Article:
Memphis Gold is the stage name of one Chester Chandler, whose introduction to the guitar came at the tender age of four(!). By age eight he was playing for change on Beale Street, and has been gigging steadily (barring an extended turn in the Navy) ever since. He now works primarily up and down the east coast; somewhere along the line he's established a friendship with DC's Bobby Parker, who guests on this, Chester's recording debut.
Anyone familiar with Mr. Parker's work - he released two excellent discs on the now-sadly-defunct Black Top label - will know exactly what to expect with "Memphis Gold." Slippery funk predominates, with lots of throbbing bass and electric piano to back up stinging, often tortuously complex guitar leads. In other words, there's not a lot of hard-core blues here, and the disc could as easily be filed under soul, funk, or dance categories. The leadoff, "Early Early," rides a southern soul groove that could only come from Memphis; "I Ain't No Gentleman" is a twelve-bar, but there's an urban edge that overrides the blues and carries it into funk territory. "Standin' By The Highway" with its vaguely cheesy keys, is pure seventies disco, and both "Ernies Place" and "Bedroom Mumba" that follow are guaranteed to keep the dance floor hopping. (A mirror ball would be suitable accessory for all three cuts). "Mississippi Woman," perhaps the bluesiest track here, features busier bass and drums than one might otherwise expect, though the guitar work is gut-wrenching; "Got To Get My Hat" is straight back to the disco with a Commodores-style rhythm track. "Too Slick" has some nice harmonica but is just that, too slick; "Whole Lotta Woman" tries to be a straight shuffle, but again too-busy bass work take it out of blues territory and into the dance club; "Lil' Lucy," the closer, is a bit schizophrenic, with a spoken intro that quickly leads to another funky outing, with the drummer riding the high hat in ways we haven't heard since those dark "disco sucks" days.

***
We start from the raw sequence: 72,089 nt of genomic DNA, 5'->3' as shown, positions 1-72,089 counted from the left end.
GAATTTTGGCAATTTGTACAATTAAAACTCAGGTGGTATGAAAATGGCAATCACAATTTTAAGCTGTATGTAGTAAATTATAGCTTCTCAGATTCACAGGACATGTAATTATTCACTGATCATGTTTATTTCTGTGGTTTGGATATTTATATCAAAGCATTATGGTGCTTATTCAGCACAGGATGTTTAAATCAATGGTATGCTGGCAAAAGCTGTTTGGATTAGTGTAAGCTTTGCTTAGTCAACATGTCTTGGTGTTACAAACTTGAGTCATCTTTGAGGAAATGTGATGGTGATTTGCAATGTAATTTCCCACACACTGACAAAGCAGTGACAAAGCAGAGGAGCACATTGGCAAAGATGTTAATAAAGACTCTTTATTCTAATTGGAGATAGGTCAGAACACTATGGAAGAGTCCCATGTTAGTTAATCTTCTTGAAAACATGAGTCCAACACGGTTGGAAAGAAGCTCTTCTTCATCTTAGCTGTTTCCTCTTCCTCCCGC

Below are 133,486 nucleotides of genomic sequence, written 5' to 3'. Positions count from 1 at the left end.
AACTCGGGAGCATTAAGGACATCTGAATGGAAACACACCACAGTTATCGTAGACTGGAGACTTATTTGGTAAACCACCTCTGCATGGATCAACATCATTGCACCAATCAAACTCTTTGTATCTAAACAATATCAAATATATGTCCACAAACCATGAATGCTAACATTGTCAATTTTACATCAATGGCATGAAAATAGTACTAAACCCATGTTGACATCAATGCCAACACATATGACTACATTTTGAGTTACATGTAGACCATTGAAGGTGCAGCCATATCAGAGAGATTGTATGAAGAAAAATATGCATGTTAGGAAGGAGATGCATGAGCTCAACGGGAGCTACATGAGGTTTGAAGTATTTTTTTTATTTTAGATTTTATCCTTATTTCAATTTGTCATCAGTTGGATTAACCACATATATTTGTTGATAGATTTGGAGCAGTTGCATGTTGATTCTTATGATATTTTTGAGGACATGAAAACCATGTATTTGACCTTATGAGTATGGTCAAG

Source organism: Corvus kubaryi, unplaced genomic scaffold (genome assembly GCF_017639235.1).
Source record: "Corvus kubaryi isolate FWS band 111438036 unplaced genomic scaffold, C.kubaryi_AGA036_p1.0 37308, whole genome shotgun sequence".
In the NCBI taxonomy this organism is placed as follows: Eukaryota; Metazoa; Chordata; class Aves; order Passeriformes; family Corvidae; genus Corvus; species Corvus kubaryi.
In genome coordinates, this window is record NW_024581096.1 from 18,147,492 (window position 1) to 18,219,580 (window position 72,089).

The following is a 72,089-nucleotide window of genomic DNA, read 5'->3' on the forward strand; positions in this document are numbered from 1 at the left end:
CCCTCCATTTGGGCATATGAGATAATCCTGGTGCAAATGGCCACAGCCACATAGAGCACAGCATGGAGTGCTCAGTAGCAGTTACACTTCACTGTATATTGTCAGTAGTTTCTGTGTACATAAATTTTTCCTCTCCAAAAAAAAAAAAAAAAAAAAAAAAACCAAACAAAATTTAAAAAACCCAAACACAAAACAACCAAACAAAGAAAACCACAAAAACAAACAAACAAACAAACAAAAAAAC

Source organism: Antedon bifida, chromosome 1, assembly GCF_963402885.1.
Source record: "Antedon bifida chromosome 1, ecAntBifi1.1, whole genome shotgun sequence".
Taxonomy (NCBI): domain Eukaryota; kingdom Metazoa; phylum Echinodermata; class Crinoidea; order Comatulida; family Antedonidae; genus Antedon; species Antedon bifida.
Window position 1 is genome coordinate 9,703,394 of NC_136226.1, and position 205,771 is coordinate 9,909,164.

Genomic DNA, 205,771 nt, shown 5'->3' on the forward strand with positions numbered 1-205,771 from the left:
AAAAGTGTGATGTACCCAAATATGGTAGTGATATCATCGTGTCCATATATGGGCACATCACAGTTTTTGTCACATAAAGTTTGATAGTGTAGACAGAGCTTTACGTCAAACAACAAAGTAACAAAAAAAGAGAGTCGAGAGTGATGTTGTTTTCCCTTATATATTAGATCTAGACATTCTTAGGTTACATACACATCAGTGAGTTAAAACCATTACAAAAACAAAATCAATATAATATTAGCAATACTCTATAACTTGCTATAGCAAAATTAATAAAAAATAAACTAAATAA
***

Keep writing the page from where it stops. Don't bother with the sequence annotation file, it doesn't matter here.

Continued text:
While there are charms aplenty to be found here, anyone looking for a solid blues outing will be disappointed. And I suspect that even it's danceability is dated relative to most of what gets played for the booty-shakers these days. Still, for all that there's much to like, with solid playing and tight arrangements throughout, and I know that with some airplay this'll find a market. Not my cup of tea, though.
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